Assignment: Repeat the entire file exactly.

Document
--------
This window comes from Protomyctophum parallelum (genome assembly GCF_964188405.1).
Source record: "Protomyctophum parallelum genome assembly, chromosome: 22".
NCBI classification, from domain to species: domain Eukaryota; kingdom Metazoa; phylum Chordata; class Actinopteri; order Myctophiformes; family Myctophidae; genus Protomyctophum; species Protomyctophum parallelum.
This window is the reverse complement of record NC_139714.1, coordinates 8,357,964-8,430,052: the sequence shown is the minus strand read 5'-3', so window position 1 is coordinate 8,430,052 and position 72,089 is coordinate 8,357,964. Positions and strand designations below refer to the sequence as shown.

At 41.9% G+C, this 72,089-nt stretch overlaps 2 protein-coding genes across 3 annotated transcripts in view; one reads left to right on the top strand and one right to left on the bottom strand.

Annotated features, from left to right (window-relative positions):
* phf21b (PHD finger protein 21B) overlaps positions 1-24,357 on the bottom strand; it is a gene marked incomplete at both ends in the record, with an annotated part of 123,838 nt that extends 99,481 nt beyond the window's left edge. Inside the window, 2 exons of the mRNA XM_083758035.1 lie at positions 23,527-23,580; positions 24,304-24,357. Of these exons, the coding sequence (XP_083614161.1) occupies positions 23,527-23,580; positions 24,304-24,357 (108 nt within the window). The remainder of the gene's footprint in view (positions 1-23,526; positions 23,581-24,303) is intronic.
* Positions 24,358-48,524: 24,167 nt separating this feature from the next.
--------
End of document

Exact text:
This window comes from Protomyctophum parallelum (genome assembly GCF_964188405.1).
Source record: "Protomyctophum parallelum genome assembly, chromosome: 22".
NCBI classification, from domain to species: domain Eukaryota; kingdom Metazoa; phylum Chordata; class Actinopteri; order Myctophiformes; family Myctophidae; genus Protomyctophum; species Protomyctophum parallelum.
This window is the reverse complement of record NC_139714.1, coordinates 8,357,964-8,430,052: the sequence shown is the minus strand read 5'-3', so window position 1 is coordinate 8,430,052 and position 72,089 is coordinate 8,357,964. Positions and strand designations below refer to the sequence as shown.

At 41.9% G+C, this 72,089-nt stretch overlaps 2 protein-coding genes across 3 annotated transcripts in view; one reads left to right on the top strand and one right to left on the bottom strand.

Annotated features, from left to right (window-relative positions):
* phf21b (PHD finger protein 21B) overlaps positions 1-24,357 on the bottom strand; it is a gene marked incomplete at both ends in the record, with an annotated part of 123,838 nt that extends 99,481 nt beyond the window's left edge. Inside the window, 2 exons of the mRNA XM_083758035.1 lie at positions 23,527-23,580; positions 24,304-24,357. Of these exons, the coding sequence (XP_083614161.1) occupies positions 23,527-23,580; positions 24,304-24,357 (108 nt within the window). The remainder of the gene's footprint in view (positions 1-23,526; positions 23,581-24,303) is intronic.
* Positions 24,358-48,524: 24,167 nt separating this feature from the next.